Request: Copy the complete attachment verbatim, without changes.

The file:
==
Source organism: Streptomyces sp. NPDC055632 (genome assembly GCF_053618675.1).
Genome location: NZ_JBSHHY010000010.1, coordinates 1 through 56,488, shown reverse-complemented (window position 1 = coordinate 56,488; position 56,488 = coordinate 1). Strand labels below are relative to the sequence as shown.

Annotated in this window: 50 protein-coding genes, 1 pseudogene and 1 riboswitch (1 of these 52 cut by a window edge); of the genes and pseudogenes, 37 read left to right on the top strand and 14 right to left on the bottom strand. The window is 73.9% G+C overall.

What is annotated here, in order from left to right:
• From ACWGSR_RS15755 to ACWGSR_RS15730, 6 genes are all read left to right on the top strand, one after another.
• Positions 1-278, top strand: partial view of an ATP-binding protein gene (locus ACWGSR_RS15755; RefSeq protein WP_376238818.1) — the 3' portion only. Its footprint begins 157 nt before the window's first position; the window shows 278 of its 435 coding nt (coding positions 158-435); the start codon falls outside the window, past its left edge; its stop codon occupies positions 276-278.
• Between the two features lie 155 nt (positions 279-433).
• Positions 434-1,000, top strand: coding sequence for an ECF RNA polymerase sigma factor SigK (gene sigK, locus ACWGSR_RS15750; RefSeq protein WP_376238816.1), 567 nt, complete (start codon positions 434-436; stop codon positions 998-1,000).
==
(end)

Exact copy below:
Source organism: Streptomyces sp. NPDC055632 (genome assembly GCF_053618675.1).
Genome location: NZ_JBSHHY010000010.1, coordinates 1 through 56,488, shown reverse-complemented (window position 1 = coordinate 56,488; position 56,488 = coordinate 1). Strand labels below are relative to the sequence as shown.

Annotated in this window: 50 protein-coding genes, 1 pseudogene and 1 riboswitch (1 of these 52 cut by a window edge); of the genes and pseudogenes, 37 read left to right on the top strand and 14 right to left on the bottom strand. The window is 73.9% G+C overall.

What is annotated here, in order from left to right:
• From ACWGSR_RS15755 to ACWGSR_RS15730, 6 genes are all read left to right on the top strand, one after another.
• Positions 1-278, top strand: partial view of an ATP-binding protein gene (locus ACWGSR_RS15755; RefSeq protein WP_376238818.1) — the 3' portion only. Its footprint begins 157 nt before the window's first position; the window shows 278 of its 435 coding nt (coding positions 158-435); the start codon falls outside the window, past its left edge; its stop codon occupies positions 276-278.
• Between the two features lie 155 nt (positions 279-433).
• Positions 434-1,000, top strand: coding sequence for an ECF RNA polymerase sigma factor SigK (gene sigK, locus ACWGSR_RS15750; RefSeq protein WP_376238816.1), 567 nt, complete (start codon positions 434-436; stop codon positions 998-1,000).